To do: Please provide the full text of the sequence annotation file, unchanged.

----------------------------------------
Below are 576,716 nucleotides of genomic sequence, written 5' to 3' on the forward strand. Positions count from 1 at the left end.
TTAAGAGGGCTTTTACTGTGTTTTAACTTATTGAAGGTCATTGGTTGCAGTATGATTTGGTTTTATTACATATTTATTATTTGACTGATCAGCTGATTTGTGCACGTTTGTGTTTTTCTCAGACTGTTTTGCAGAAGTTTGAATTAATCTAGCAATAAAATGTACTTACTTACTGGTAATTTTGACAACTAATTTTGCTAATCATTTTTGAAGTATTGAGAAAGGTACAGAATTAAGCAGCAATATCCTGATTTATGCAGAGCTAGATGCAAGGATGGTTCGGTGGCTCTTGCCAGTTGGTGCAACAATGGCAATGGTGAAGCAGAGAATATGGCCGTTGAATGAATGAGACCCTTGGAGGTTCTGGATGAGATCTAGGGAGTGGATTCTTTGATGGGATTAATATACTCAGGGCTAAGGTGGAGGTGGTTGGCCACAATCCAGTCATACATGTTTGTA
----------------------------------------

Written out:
Below are 576,716 nucleotides of genomic sequence, written 5' to 3' on the forward strand. Positions count from 1 at the left end.
TTAAGAGGGCTTTTACTGTGTTTTAACTTATTGAAGGTCATTGGTTGCAGTATGATTTGGTTTTATTACATATTTATTATTTGACTGATCAGCTGATTTGTGCACGTTTGTGTTTTTCTCAGACTGTTTTGCAGAAGTTTGAATTAATCTAGCAATAAAATGTACTTACTTACTGGTAATTTTGACAACTAATTTTGCTAATCATTTTTGAAGTATTGAGAAAGGTACAGAATTAAGCAGCAATATCCTGATTTATGCAGAGCTAGATGCAAGGATGGTTCGGTGGCTCTTGCCAGTTGGTGCAACAATGGCAATGGTGAAGCAGAGAATATGGCCGTTGAATGAATGAGACCCTTGGAGGTTCTGGATGAGATCTAGGGAGTGGATTCTTTGATGGGATTAATATACTCAGGGCTAAGGTGGAGGTGGTTGGCCACAATCCAGTCATACATGTTTGTA